The Voice Of Fear


I need to be in control.

Why is that?

So I don't feel so out-of-control.

Why do you feel so out-of-control?



When we try to control a situation, it is because we are afraid. This makes sense if the situation poses a real physical threat. But when the situation poses an emotional threat, our attempts to gain control only lead to us eventually losing control. The more we fear our emotions, the greater the fear becomes.


I read the following story in a newspaper and I know of no better way to illustrate my point: The story was about a man who had a fear of bridges. There was no reason for why he had this phobia, he just had it. He kept his fear a secret and made sure there were never any bridges to cross anywhere he went. On a road trip with a friend, he made sure to map the route to avoid any and all bridges. For most of the trip, he drove so as to further control the route but, at one point, he caught a bad cold and his friend offered to drive for a while. Secure in their route, he agreed and fell asleep. Traffic slowed because of an accident. Familiar with the area, the driver knew of a frontage road on the other side of the river that would take them around the traffic ahead. But to get to this road, they had to go over the river -- on a bridge.


The vibration of the tires on the bridge awoke the sleeping man. He sat up in his seat and realized that he was staring straight into the face of his worst nightmare. In a panic, he grabbed the wheel and attempted to turn the car around. The driver had no idea what was going on, so he tried to fight him off. The more the driver fought, the more frantic the passenger became. The tug-of-war continued until the passenger ended up steering the car through the guardrail and off the bridge.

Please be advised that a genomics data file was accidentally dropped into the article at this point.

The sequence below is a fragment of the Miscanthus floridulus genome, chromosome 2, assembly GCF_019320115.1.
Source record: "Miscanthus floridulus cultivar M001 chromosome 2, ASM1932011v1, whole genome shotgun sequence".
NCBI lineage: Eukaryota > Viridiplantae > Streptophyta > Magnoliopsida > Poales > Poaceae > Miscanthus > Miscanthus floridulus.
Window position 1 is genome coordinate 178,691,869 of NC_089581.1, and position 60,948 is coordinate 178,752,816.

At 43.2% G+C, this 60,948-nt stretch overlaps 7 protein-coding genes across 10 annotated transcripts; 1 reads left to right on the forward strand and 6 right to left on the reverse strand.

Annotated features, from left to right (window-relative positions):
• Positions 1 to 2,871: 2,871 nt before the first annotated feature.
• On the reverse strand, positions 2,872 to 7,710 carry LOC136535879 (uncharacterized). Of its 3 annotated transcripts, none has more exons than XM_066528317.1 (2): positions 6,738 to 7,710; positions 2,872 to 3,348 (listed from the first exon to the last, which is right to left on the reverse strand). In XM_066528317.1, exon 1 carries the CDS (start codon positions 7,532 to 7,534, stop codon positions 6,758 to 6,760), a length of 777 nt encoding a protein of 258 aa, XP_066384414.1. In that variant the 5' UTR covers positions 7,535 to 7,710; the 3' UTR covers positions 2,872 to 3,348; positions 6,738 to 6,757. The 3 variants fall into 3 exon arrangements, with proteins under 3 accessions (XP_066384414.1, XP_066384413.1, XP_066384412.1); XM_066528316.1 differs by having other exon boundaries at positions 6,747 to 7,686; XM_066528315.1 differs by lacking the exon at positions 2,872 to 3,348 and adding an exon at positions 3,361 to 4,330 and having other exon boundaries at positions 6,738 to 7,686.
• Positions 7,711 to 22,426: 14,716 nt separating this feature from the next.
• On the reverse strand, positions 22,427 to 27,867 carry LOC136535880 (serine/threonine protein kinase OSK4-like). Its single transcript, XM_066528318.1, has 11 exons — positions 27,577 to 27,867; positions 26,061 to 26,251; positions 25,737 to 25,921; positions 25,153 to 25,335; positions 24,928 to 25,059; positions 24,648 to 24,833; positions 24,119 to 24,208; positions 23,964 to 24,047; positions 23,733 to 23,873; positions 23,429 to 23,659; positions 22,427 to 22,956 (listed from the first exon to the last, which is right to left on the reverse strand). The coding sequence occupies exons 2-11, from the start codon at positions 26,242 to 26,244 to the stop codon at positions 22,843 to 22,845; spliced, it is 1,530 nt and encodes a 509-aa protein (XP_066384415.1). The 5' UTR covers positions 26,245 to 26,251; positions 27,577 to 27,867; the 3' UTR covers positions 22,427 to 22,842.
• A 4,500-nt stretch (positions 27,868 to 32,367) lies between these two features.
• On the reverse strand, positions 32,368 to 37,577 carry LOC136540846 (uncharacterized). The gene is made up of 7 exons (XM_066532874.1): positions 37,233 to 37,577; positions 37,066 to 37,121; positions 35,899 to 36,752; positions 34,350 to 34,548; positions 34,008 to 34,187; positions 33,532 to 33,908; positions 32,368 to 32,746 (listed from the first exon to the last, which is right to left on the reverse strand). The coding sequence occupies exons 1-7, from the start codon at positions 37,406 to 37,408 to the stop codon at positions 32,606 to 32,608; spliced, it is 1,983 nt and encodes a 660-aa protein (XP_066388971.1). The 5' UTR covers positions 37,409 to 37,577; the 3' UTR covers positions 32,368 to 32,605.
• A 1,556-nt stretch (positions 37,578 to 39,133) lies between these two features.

Only the driver survived to tell the story.


So, was it the bridge that killed the bridge-phobic man, or was it his irrational fear? In his attempt to gain control of a non-threatening situation, he ended up losing control and losing his life. 


The next story is the mirror opposite of the man and the bridge: An acquaintance of mine had a paralyzing fear of flying. He hated his fear because it was holding him back in his life but, try as he might, he could not get himself to board a plane. Then, when he had an opportunity to get a job that would require him to travel, he found the courage to face his fear. He checked into a hospital that specialized in phobias and over several months, conquered his fear of flying. He got the job and flew coast-to-coast many times without incident -- until one day, he was on a plane that crashed and he was killed.


Getting over your fear doesn't mean that whatever you fear could not still happen to you. It simply means that you are no longer controlled by what you fear. My acquaintance certainly did not want to die, but I am sure he enjoyed his life in a whole new way once he freed himself of his fear of flying.


Most of us fly. We all know planes crash. Most of us drive and we know cars crash. There is nothing you are going to do today that hasn't caused someone's death at some point. But does that stop you? We get no guarantees in life. Control your fear or be controlled by it. So, ask yourself this one question: Would you rather be the man on the bridge or the man on the plane?

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